I asked this earlier:

How to help my mother in law migrate - no lawyer wanted!

Thanks to many it has led me to at least print the form and understand the requirements. It appears based on the USCIS website this specific page:


This specific section:

mother lives outside the United States, Form I-130 A copy of your birth certificate showing your name and your mother’s name A copy of your Certificate of Naturalization or U.S. passport if you were not born in the United States

It looks as though filing for a mother is probably the easiest case...thank God. In any event what concerns me is my wife was born in Iraq. The village she was from is tiny and there are no birth certificates. One of the requirements is that a birth certificate is needed. Given that she has no birth certificate and the country pretty much has no real government what are our options? I can only imagine others have run into this in the past. It may be difficult to get 2 people (as affidavits) to help with this as most people from this country are weary about giving out personal information such as address, phone, etc.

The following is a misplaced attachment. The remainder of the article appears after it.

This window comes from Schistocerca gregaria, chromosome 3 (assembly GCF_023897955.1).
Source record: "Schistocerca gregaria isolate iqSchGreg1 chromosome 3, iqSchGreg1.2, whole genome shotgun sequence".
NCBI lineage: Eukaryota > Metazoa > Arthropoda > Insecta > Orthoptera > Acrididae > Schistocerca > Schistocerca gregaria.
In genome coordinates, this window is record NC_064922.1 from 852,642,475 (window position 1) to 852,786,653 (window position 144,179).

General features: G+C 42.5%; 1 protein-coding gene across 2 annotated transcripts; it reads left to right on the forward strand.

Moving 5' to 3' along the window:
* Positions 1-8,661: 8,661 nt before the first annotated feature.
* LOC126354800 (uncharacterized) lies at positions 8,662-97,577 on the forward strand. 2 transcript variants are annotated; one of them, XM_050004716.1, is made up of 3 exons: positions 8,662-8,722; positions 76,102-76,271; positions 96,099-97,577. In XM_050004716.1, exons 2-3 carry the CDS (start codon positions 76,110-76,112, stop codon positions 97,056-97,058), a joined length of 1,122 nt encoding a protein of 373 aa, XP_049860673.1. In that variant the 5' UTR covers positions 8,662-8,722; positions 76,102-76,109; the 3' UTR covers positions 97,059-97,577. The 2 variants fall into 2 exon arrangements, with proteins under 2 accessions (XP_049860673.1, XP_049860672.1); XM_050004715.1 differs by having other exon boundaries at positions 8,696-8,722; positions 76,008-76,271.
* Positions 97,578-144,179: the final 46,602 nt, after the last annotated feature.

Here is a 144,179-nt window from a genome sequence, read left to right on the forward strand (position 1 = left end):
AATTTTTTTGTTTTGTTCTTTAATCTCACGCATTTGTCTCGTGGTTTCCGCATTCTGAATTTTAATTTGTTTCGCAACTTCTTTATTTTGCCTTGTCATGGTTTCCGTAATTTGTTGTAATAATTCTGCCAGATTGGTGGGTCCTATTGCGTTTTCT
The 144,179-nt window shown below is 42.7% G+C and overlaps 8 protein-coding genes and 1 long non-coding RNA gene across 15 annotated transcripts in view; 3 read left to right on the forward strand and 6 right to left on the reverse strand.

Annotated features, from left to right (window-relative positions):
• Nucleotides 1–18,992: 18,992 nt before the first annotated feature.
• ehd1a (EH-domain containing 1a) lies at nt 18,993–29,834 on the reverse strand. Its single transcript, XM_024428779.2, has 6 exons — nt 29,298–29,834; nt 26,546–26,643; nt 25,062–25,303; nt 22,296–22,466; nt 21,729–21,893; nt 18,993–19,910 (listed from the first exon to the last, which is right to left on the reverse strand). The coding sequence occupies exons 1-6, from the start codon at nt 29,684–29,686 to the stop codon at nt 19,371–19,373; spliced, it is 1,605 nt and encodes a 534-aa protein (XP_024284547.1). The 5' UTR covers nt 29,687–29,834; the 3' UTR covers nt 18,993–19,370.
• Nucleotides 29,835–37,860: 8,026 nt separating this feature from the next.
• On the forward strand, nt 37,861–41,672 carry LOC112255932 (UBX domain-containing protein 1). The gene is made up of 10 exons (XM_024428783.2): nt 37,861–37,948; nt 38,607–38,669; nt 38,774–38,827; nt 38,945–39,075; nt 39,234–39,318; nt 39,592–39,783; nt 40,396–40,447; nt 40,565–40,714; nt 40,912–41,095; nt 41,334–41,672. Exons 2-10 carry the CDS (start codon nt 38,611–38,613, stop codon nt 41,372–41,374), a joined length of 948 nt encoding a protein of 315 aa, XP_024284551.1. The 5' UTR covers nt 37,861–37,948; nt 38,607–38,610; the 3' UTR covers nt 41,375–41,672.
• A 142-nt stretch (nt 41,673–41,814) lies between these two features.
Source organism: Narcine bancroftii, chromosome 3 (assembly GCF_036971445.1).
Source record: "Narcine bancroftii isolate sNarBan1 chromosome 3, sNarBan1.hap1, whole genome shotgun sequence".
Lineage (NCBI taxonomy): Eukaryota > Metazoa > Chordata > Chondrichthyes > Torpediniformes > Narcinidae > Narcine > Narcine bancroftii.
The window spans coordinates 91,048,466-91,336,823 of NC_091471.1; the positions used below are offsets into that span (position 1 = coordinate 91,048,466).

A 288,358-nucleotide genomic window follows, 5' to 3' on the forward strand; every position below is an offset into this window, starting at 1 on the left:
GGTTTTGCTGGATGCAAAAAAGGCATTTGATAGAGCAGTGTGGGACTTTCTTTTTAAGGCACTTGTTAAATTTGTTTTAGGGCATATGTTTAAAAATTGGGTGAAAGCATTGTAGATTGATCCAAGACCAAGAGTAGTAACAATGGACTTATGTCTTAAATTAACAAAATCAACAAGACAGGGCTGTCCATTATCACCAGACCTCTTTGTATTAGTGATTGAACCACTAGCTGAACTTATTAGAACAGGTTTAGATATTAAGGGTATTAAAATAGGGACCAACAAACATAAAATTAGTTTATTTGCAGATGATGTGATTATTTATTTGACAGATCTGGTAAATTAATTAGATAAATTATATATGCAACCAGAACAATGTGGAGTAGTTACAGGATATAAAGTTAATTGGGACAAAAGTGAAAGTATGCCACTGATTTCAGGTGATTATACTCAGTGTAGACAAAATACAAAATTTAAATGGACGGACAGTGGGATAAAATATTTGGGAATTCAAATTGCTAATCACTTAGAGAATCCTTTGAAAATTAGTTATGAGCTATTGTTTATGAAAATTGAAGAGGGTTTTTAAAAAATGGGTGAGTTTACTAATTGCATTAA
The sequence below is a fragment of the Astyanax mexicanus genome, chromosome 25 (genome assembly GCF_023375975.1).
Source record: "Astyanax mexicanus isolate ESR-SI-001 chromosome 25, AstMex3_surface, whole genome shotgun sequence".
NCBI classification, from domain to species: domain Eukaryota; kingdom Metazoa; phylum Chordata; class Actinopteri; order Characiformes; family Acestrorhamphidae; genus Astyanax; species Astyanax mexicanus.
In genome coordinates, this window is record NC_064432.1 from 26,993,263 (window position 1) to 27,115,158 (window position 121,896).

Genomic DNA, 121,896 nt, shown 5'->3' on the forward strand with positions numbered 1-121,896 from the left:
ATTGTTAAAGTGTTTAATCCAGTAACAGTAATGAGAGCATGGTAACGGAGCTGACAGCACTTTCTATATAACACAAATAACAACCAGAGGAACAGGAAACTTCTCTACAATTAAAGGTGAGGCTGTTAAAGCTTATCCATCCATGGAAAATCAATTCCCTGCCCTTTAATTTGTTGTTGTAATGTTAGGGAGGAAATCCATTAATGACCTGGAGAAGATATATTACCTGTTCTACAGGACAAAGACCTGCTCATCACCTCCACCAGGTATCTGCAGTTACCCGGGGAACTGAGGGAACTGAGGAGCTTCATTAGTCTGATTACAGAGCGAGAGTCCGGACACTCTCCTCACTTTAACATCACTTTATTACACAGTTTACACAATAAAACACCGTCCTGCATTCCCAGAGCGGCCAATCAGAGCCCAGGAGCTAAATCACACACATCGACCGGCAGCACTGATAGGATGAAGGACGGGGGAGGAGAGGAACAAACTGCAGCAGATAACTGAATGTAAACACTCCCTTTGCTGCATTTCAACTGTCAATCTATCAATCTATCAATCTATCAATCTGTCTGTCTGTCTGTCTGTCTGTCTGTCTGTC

What are my options regarding not being able to fulfill the requirement of having a birth certificate?

2 Answers 2


The US State Department has this to say about Iraqi birth certificates:

Alternate Documents: Family Book "Qayd 57" issued by the Nationality Directorate (Mudeeriyat Al-Jenssiyah)

Comments: If the Ministry of Health has no record of the subject's birth, either because the birth was never registered, or because the record was lost (i.e. during a fire, etc), then the subject can appear at the Nationality Directorate and present his family's identifications and they affirm that the subject-to-be-registered was in fact born on "x" date. The Nationality Directorate uses that information to register the birth via a document called "Family Book", which is like the family tree of the immediate family.


The State Department's Visa Reciprocity and Country Documents page lists what documents are acceptable from each country. For Iraq, it seems that a birth certificate from the Ministry of Health, or, alternatively, a "Family Book" from the Nationality Directory, are acceptable.

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